Great white sharks and humans are coming close to one another “nearly every day” at certain California beaches with increasing regularity, scientists have found.
But despite these frequent encounters, researchers did not document a rise in shark bites in these locations, according to a study published in the online journal PLOS One.
The authors decided to conduct this research because of indications that the great white shark population that roams the California coast is growing. This population of sharks uses Southern California as a nursery habitat where young individuals spend their first years of life.
“They are largely a threatened species globally, so seeing the population recover is a good thing,” Patrick Rex, a graduate student in the Department of Biological Sciences at California State University, Long Beach, told Newsweek. “Southern California is also one of the most popular places to use the ocean for human recreation, which is also exponentially increasing.”
He continued: “So there has been worry that an increase in this shark population may lead to more shark bites. To really assess this, we needed information that we surprisingly did not have before this study. Primarily, how often are these sharks at the same beach at the same time as people, where are people and what are they doing in the water when they are there, and who is more likely to encounter these sharks?”
For the study, Rex used commercially available drones to survey the Southern California coast at 26 beach locations, from San Diego to Santa Barbara, between January 2019 and March 2021.
Rex scanned the beaches looking for people and juvenile white sharks at an altitude that allowed him to observe both without affecting their natural behavior. He then used this footage to quantify how much overlap there was between juvenile white sharks and people.
The study found that at certain locations where aggregations of juvenile white sharks formed, the daily “co-occurrence” of humans and these creatures—meaning incidents when they used the same beach areas—was 97 percent.
The co-occurrences were recorded primarily at two significant aggregation sites along the California coast, which were at Carpinteria and Del Mar.
Juvenile white sharks form aggregations for weeks to months at a time at popular beach recreation areas in California. These aggregations can involve up to 40 to 50 juvenile white sharks in an area that is only a couple of miles long, which presents a potential bite risk.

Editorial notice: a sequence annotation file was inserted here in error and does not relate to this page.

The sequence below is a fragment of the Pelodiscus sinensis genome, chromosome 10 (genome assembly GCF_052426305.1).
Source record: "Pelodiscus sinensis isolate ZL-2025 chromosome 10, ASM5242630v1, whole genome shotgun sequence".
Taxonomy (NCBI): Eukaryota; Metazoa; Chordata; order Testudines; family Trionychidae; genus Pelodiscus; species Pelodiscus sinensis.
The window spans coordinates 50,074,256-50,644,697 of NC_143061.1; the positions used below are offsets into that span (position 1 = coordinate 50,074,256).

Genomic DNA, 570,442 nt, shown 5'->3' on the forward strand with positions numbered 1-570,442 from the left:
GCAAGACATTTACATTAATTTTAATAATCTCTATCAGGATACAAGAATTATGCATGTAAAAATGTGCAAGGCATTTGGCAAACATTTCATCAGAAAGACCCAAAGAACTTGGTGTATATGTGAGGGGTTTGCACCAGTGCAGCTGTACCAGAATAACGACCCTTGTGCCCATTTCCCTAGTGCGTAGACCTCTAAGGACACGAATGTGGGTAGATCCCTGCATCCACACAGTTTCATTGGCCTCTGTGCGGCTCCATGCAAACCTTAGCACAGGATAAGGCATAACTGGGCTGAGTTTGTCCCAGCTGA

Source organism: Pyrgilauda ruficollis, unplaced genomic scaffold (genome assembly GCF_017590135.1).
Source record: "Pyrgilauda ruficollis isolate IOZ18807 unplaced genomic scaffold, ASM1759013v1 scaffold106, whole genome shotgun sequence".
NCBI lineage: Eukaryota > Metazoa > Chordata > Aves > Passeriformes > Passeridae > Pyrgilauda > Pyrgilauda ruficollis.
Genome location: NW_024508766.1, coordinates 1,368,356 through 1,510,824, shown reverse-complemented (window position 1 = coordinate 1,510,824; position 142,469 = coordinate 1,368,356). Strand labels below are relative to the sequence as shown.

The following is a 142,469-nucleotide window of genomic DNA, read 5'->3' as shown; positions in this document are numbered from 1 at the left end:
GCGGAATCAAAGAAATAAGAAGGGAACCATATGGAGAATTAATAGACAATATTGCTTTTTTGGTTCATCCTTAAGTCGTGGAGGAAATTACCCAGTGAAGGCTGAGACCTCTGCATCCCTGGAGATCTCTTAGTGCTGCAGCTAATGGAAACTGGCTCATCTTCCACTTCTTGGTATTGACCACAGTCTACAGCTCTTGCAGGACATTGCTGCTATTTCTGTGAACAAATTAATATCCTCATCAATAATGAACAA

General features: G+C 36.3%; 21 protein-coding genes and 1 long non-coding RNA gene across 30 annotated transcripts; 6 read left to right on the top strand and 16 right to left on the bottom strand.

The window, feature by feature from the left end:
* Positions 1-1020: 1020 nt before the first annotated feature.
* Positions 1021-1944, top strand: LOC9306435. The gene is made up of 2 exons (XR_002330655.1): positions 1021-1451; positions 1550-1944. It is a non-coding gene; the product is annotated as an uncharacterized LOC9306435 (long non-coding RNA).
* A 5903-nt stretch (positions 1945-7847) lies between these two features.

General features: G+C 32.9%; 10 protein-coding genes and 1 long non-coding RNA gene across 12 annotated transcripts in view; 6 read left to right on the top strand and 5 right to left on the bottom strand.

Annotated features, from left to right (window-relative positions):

Because sharks and water users were consistently observed at aggregation sites in the same areas, often close to shore, the study’s authors said there is a “high likelihood” that the creatures are encountering people frequently each day.
“The key findings from this study were that people and sharks are around each other nearly every single day, with increasing frequency, but we aren’t seeing a rise in shark bite frequency on humans,” Rex said.
In fact, the number of unprovoked shark bites across Southern California is extremely low. Since 2000, only around 20 unprovoked white shark bites in this region have been recorded.
“In two of the locations I studied, sharks were present for up to two years, with humans present almost daily,” Rex said. “Not only were sharks at the same beach as people, they were using almost the exact same location along the beach. So we have near-daily encounters between people and sharks without incident. In fact, we saw surfers and sharks sharing the waves.”
Outside of areas where the sharks formed aggregations, however, the authors found the opposite result.
“Outside of these aggregation areas, there is really a small presence of juvenile white sharks,” Rex said. “We also found that outside of these aggregations sharks were significantly farther offshore, meaning they are less likely to encounter people.”
Rex said he and his colleagues hope the study will help to reduce fears about sharks along the U.S. coast.
“Juvenile white sharks are still very large predators, but it seems as long as we leave them alone they will leave us alone,” he said.
Since the humans in the study were predominantly unaware of juvenile white shark activity in the beach areas they were using and were not intentionally interacting with the creatures, the risk of bites was low despite sharing the same spaces, the researchers said.
“It’s been largely assumed that areas with high overlap between sharks and people will lead to an increase in bites,” Rex said. “However, our data shows that may not be the case. In fact, our study shows that humans and sharks were at the same beaches, every day, for nearly two years without incident. Humans aren’t on the menu for sharks, so it seems that we can co-exist.”
The latest research could have other potentially significant implications besides shedding light on human-shark interactions, the authors said. For example, they also observed sharks across the entire study period, even throughout the winter.
“Historically, juvenile white sharks would migrate to Mexico when our waters got too cold in late autumn or winter,” Rex said. “Potentially, climate change and warmer waters could be changing, and the juvenile white shark nursery in California could even be expanding. That is just a hypothesis, though, but we are starting to see the shifts.”
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